Appeal from the Circuit Court of Winnebago county; the Hon.
ALBERT S. O'SULLIVAN, Judge, presiding. Judgment affirmed.
JUSTICE MCNEAL DELIVERED THE OPINION OF THE COURT.
Stephen A. Paoli and Arthur Paoli, co-partners, brought this suit to cancel a license agreement granted to the defendant, Zipout, Inc. In a previous suit the Paolis had dismissed a count for cancellation of the contract and had proceeded to judgment against defendant on a count for royalties due under the agreement. The trial court held that by such procedure plaintiffs had elected to affirm the agreement, and were precluded from canceling the contract in this suit on account of defendant's non-payment of the same royalties. The court dismissed plaintiffs' complaint and entered final judgment, and this appeal followed.
The agreement made on October 19, 1951, recited that plaintiffs owned patents for a device for peeling, cleaning and deveining shrimp, together with a copyright of the name ZIPOUT. By the agreement plaintiffs granted defendant an exclusive license to make, manufacture, vend, use and distribute the device throughout all foreign countries and the United States and its territories and dependencies, during the life of the patents. Defendant paid $30,000 advance royalties and agreed to pay plaintiffs royalties for five years, in quarterly installments of $4150 each beginning on June 30, 1952, and payable on the last days of September, December, March and June until March 31, 1957, and thereafter the annual sum of $100 during the remaining useful life of the patents. Defendant was authorized to prosecute or defend suits involving infringement of the patents, and plaintiffs were required to advance or be liable for one-half of the expense of such prosecution or defense, to be deducted from royalties due or to become due. If such royalties were insufficient and plaintiffs failed to pay half of the expense, defendant had the option to terminate the agreement. The agreement also provided that in case royalties were in default for a period of 30 days, then by written notice of such default plaintiffs could require defendant to correct the default within a period of 30 days following such notice, and upon defendant's failure so to do, the license would thereupon become void and all rights, privileges and interest created by the agreement would revert to plaintiffs.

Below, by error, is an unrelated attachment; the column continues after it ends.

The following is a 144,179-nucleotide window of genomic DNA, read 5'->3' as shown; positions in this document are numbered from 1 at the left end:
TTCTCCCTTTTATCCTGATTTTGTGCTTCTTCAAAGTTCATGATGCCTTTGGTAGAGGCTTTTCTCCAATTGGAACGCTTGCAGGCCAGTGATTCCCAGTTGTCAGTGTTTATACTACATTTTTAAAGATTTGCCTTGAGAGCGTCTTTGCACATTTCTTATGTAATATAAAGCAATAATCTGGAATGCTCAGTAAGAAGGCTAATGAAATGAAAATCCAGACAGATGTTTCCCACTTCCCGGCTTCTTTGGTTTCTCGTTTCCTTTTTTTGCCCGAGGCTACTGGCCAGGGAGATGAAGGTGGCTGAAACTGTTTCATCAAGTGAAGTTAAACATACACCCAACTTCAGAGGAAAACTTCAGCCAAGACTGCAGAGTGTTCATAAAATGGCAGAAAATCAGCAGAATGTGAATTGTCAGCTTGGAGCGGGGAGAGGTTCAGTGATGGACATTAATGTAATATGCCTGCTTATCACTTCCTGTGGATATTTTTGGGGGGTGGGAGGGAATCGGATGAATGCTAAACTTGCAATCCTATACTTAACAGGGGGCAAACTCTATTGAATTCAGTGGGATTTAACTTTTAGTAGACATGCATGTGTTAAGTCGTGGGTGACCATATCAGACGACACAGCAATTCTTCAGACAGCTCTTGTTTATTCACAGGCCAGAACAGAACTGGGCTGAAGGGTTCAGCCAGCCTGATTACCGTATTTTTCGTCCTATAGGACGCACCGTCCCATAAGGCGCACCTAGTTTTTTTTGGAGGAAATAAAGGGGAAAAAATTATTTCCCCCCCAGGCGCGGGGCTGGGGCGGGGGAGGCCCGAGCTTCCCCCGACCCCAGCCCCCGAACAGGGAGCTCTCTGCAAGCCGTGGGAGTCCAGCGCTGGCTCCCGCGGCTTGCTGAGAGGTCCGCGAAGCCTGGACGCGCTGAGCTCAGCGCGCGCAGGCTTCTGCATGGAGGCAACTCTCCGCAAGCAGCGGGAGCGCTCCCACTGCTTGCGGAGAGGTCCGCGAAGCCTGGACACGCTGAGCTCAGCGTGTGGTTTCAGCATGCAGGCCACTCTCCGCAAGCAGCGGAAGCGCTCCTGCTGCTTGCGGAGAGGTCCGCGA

In the complaint filed in the instant case on January 8, 1958, plaintiffs alleged: That defendant failed to pay royalties due on June 30, September 30 and December 31, 1956, in the amount of $12,450; that plaintiffs gave defendant the prescribed notices to correct its defaults in failing to pay such quarterly royalties, and also a notice terminating the agreement; that after allowing all credits and set-offs, the deficit in the payment of royalties amounted to $4875.88; and that the Circuit Court of Winnebago County entered judgment for this amount in favor of plaintiffs and against defendant on September 19, 1957, in Chancery No. 68075. A copy of the judgment order attached to the complaint shows that count II of the complaint in that case was dismissed on plaintiffs' motion. In the instant complaint plaintiffs prayed that the court declare the license agreement terminated and order defendant to reconvey all right, title and interest under the agreement to plaintiffs.
Defendant denied that plaintiffs are entitled to the relief prayed for, and denied any failure to pay royalties or breach of the agreement. Defendant admitted that judgment was entered in No. 68075 for $4875.88, and alleged that the judgment had been paid. Defendant further alleged that the complaint in No. 68075 consisted of two counts; that count I was for royalties due and for specific performance and an affirmance of the contract, while count II was for rescission or forfeiture and a disaffirmance of the contract; that at defendant's request the court required plaintiffs to elect under which count they would proceed, and plaintiffs elected to proceed under count I; and that having once so elected and prosecuted said count I to judgment, and abandoned the inconsistent remedy, plaintiffs are now precluded and estopped from going back and electing again. In their reply plaintiffs denied the allegations contained in defendant's answer.